The Everest Max features a fully swappable keyboard PCB so if you ever plan on customizing the whole board, that can be done so with ease.
One issue that I think Mountain should work on is that the magnetic docks for the modular bays are not that solid. Even slightly adjusting the keyboard can remove the modular bays such as the Numpad and the palm rest. Now reattaching them isn’t that hard but it does become an annyoance.
Mountain Everest Max – Thoughts on Usage & Software
As far as my experience goes in terms of usage, the unit I received was equipped with the Cherry MX Red switches. I had previously been using the Corsair K95 RGB Platinum with Cherry MX Brown switches as my daily driver. Prior to that, I was using the Razer Blackwidow Ultimate with its own Razer switches. My experience on all three keyboards has been particularly great. The thing that let me down about Razer was that the switches gave away after a year or so of usage. Corsair’s K95 did last much longer but in its three years or so life cycle that it accompanied me, its volume dial gave away function and the keyboard itself was too bulky to play around with. It wasn’t the big of a deal for me since I have huge hands and moving from one side to another isn’t an issue but I can see how that can bother someone with smaller hands.
Especially in games or typing extra long articles (which is my daily job), I found the Corsair keyboard to be not that big of an upgrade from the Razer Black widow but it definitely came with a stunning design that made me keep it on my desk for so long. But using the Mountain Everest Max for the first time, I had to say farewell to my Corsair friend. The Everest Max just feels much nicer built and comes within a form factor that is best built for all sorts of gamers and long-form writers. Playing Halo Infinite or Doom Eternal on the keyboard was a joy and while I do miss the K95 customizable Macro keys (not having to go in the Media Dock to load them through custom profiles), I can still do the same thing on a primary button on the Everest Max.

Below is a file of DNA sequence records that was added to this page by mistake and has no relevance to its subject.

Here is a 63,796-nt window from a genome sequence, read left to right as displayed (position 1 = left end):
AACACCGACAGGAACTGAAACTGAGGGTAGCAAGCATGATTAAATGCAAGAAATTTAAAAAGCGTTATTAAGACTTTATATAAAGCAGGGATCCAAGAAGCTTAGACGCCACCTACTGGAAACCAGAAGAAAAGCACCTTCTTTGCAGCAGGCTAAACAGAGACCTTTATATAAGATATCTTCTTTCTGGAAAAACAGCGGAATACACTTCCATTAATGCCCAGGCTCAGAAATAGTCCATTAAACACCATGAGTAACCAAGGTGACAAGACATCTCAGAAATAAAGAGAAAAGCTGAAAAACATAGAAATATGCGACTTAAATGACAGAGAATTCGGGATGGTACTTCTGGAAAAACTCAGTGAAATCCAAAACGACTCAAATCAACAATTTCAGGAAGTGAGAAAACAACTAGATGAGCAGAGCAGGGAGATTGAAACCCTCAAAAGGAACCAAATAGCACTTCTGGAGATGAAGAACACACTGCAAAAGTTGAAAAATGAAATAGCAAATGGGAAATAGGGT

What I like about my keyboard is that it’s fast, responsive, and doesn’t lag out when switching between different profiles. The Cherry MX red switches are a nice switch (see what I did there?) from the Cherry MX Brown ones I was previously using. Mountain has used Genuine Cherry stabilizers that are fine-tuned with Glaze GPL 205 Grade o, offering smooth and super tactile functionality. I mean your hands won’t get tired by using this keyboard for hours upon hours.
I was also checking out a few complaints regarding the Base Camp software that were from a few years back but I wasn’t able to face any such issues. It is likely that Mountain has sorted out those issues through its firmware and software updates over the past couple of months & strengthened its software control for its already awesome hardware. Furthermore, since the keyboard has built-in memory, it doesn’t need Base camp to remain up and running in the background to have custom profiles loaded up.
So with that said, let’s talk about pricing. We now know that the Everest Max is a premium product and you’ll be paying top dollar to get your hands on one. The Max is priced at €249,99 while the Core (Base model) is priced at €149,99. Mountain is charging €100 more for the added Media Dock and Numpad along with the additional accessories that come with the Max.
Now while I’d say that it’s fair to charge that much for a high-end keyboard, I believe it is slightly towards the high side but then you also see other high-end keyboards from other companies that are offering a traditional design around the same price bracket. The Core itself is an extremely well-built keyboard that will offer a sleek and slim yet performant design but if you want to go all out, you can either upgrade your Core to Max by purchasing the extra components separately or just be “Take My Wallet” and Max yourself out with the Everest Max. The Mountain Everest Max is an awesome keyboard one that truly unchains itself from the conventional barriers that the keyboard segment has not come out from for several decades!
Mountain Maxes Out Keyboard Innovation With Everest Max!
The post Everest Max Keyboard Review: Maximum Customizability, Maximum Modularity, This Is Awesome! by Hassan Mujtaba appeared first on Wccftech.